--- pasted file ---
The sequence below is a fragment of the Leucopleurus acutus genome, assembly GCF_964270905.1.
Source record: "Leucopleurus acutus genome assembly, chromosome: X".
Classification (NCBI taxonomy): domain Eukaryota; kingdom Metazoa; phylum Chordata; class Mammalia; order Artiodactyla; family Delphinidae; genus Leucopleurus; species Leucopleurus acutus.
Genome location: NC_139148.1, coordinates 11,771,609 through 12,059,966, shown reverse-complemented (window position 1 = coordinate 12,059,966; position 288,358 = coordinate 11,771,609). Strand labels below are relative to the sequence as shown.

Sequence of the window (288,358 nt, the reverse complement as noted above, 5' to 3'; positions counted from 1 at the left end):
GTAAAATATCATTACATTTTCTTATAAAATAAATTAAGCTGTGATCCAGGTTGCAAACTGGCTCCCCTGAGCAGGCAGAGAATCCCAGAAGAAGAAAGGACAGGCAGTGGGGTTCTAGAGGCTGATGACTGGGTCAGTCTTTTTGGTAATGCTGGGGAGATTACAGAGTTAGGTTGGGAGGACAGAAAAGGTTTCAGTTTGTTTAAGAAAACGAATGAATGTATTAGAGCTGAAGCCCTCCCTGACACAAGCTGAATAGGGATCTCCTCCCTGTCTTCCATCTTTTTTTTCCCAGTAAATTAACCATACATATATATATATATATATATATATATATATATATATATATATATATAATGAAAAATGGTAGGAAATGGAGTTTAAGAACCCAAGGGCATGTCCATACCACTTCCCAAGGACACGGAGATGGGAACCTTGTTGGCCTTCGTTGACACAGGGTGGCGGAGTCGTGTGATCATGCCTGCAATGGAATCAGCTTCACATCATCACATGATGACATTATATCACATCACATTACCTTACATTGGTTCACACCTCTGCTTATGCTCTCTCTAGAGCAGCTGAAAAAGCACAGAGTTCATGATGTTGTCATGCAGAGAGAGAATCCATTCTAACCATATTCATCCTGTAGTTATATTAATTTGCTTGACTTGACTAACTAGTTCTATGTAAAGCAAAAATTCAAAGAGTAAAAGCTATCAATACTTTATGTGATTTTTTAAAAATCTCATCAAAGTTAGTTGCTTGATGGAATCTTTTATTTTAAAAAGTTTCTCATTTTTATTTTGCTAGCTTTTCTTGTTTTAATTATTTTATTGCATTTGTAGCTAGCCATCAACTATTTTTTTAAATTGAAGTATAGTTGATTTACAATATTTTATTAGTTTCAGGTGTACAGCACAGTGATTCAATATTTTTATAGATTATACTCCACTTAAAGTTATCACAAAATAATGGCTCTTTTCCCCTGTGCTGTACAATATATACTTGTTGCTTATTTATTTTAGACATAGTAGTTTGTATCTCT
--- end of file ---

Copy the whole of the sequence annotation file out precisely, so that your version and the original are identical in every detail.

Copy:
The sequence below is a fragment of the Leucopleurus acutus genome, assembly GCF_964270905.1.
Source record: "Leucopleurus acutus genome assembly, chromosome: X".
Classification (NCBI taxonomy): domain Eukaryota; kingdom Metazoa; phylum Chordata; class Mammalia; order Artiodactyla; family Delphinidae; genus Leucopleurus; species Leucopleurus acutus.
Genome location: NC_139148.1, coordinates 11,771,609 through 12,059,966, shown reverse-complemented (window position 1 = coordinate 12,059,966; position 288,358 = coordinate 11,771,609). Strand labels below are relative to the sequence as shown.

Sequence of the window (288,358 nt, the reverse complement as noted above, 5' to 3'; positions counted from 1 at the left end):
GTAAAATATCATTACATTTTCTTATAAAATAAATTAAGCTGTGATCCAGGTTGCAAACTGGCTCCCCTGAGCAGGCAGAGAATCCCAGAAGAAGAAAGGACAGGCAGTGGGGTTCTAGAGGCTGATGACTGGGTCAGTCTTTTTGGTAATGCTGGGGAGATTACAGAGTTAGGTTGGGAGGACAGAAAAGGTTTCAGTTTGTTTAAGAAAACGAATGAATGTATTAGAGCTGAAGCCCTCCCTGACACAAGCTGAATAGGGATCTCCTCCCTGTCTTCCATCTTTTTTTTCCCAGTAAATTAACCATACATATATATATATATATATATATATATATATATATATATATATATATAATGAAAAATGGTAGGAAATGGAGTTTAAGAACCCAAGGGCATGTCCATACCACTTCCCAAGGACACGGAGATGGGAACCTTGTTGGCCTTCGTTGACACAGGGTGGCGGAGTCGTGTGATCATGCCTGCAATGGAATCAGCTTCACATCATCACATGATGACATTATATCACATCACATTACCTTACATTGGTTCACACCTCTGCTTATGCTCTCTCTAGAGCAGCTGAAAAAGCACAGAGTTCATGATGTTGTCATGCAGAGAGAGAATCCATTCTAACCATATTCATCCTGTAGTTATATTAATTTGCTTGACTTGACTAACTAGTTCTATGTAAAGCAAAAATTCAAAGAGTAAAAGCTATCAATACTTTATGTGATTTTTTAAAAATCTCATCAAAGTTAGTTGCTTGATGGAATCTTTTATTTTAAAAAGTTTCTCATTTTTATTTTGCTAGCTTTTCTTGTTTTAATTATTTTATTGCATTTGTAGCTAGCCATCAACTATTTTTTTAAATTGAAGTATAGTTGATTTACAATATTTTATTAGTTTCAGGTGTACAGCACAGTGATTCAATATTTTTATAGATTATACTCCACTTAAAGTTATCACAAAATAATGGCTCTTTTCCCCTGTGCTGTACAATATATACTTGTTGCTTATTTATTTTAGACATAGTAGTTTGTATCTCT